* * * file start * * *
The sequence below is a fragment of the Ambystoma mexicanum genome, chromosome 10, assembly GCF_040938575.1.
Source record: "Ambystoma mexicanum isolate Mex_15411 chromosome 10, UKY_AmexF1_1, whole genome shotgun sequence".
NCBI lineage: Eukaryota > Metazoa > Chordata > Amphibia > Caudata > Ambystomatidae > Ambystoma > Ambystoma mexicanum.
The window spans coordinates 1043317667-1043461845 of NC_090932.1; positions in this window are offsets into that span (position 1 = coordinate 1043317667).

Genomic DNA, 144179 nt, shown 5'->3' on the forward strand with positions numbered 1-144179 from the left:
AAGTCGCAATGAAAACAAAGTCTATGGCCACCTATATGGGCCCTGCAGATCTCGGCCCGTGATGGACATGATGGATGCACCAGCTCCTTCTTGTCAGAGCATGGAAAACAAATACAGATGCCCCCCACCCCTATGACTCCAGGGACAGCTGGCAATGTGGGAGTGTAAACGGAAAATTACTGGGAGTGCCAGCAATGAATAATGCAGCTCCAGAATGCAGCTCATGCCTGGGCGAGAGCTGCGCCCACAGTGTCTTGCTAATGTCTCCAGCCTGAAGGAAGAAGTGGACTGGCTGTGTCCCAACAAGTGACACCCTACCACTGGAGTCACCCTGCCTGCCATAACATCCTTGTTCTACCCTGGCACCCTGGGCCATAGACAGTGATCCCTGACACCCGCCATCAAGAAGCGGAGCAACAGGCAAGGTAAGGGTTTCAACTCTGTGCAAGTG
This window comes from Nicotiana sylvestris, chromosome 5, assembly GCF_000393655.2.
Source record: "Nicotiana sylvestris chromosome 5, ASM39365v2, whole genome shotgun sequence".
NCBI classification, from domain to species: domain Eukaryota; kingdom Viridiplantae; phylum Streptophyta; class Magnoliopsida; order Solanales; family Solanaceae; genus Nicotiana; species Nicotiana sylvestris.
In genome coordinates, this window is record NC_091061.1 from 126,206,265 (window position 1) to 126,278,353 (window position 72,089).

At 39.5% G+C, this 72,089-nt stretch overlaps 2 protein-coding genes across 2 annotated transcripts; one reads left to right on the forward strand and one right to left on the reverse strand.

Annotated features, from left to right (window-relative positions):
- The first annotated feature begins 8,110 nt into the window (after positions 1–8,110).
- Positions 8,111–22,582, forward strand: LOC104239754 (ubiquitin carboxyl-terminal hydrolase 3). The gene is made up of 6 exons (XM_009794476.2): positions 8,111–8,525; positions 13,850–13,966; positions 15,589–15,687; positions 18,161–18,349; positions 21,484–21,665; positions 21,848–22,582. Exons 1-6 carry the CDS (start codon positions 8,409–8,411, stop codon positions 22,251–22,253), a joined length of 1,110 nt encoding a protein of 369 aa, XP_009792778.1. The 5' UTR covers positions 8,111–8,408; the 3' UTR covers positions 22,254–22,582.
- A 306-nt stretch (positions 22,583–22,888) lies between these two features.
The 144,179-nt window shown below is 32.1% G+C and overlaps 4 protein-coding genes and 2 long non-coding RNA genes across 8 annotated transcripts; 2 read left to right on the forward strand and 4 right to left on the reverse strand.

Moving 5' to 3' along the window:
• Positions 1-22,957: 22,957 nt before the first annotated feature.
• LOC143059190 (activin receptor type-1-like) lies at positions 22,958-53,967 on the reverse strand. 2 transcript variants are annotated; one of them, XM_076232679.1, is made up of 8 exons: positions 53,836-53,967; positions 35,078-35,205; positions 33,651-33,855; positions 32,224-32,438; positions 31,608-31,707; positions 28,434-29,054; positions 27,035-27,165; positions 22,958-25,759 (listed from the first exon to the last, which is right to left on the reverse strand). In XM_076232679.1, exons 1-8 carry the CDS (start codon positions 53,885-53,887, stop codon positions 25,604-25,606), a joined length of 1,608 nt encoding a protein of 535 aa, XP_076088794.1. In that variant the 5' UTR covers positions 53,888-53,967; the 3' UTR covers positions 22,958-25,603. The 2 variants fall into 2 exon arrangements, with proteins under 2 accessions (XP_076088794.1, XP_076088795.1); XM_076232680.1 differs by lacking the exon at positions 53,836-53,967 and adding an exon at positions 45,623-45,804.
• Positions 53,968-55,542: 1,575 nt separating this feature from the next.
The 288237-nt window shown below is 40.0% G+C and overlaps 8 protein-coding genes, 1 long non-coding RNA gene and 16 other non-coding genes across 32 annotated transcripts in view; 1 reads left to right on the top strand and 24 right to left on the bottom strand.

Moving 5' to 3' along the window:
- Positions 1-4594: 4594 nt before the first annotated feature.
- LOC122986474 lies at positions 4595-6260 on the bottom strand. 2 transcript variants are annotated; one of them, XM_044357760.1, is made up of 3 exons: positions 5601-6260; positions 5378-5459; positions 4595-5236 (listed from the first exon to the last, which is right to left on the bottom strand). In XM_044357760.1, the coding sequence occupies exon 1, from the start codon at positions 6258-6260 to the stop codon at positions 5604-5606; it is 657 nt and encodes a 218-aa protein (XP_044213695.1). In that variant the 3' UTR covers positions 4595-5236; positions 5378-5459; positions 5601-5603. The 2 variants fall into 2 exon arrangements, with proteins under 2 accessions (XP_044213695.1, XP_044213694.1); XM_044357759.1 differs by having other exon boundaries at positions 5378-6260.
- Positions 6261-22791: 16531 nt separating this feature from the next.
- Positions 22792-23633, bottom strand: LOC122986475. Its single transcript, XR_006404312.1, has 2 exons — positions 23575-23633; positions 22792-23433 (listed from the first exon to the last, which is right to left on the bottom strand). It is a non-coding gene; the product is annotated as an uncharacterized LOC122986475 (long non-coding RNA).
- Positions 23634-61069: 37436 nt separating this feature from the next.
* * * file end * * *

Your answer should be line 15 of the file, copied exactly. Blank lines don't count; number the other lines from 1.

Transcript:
- A 306-nt stretch (positions 22,583–22,888) lies between these two features.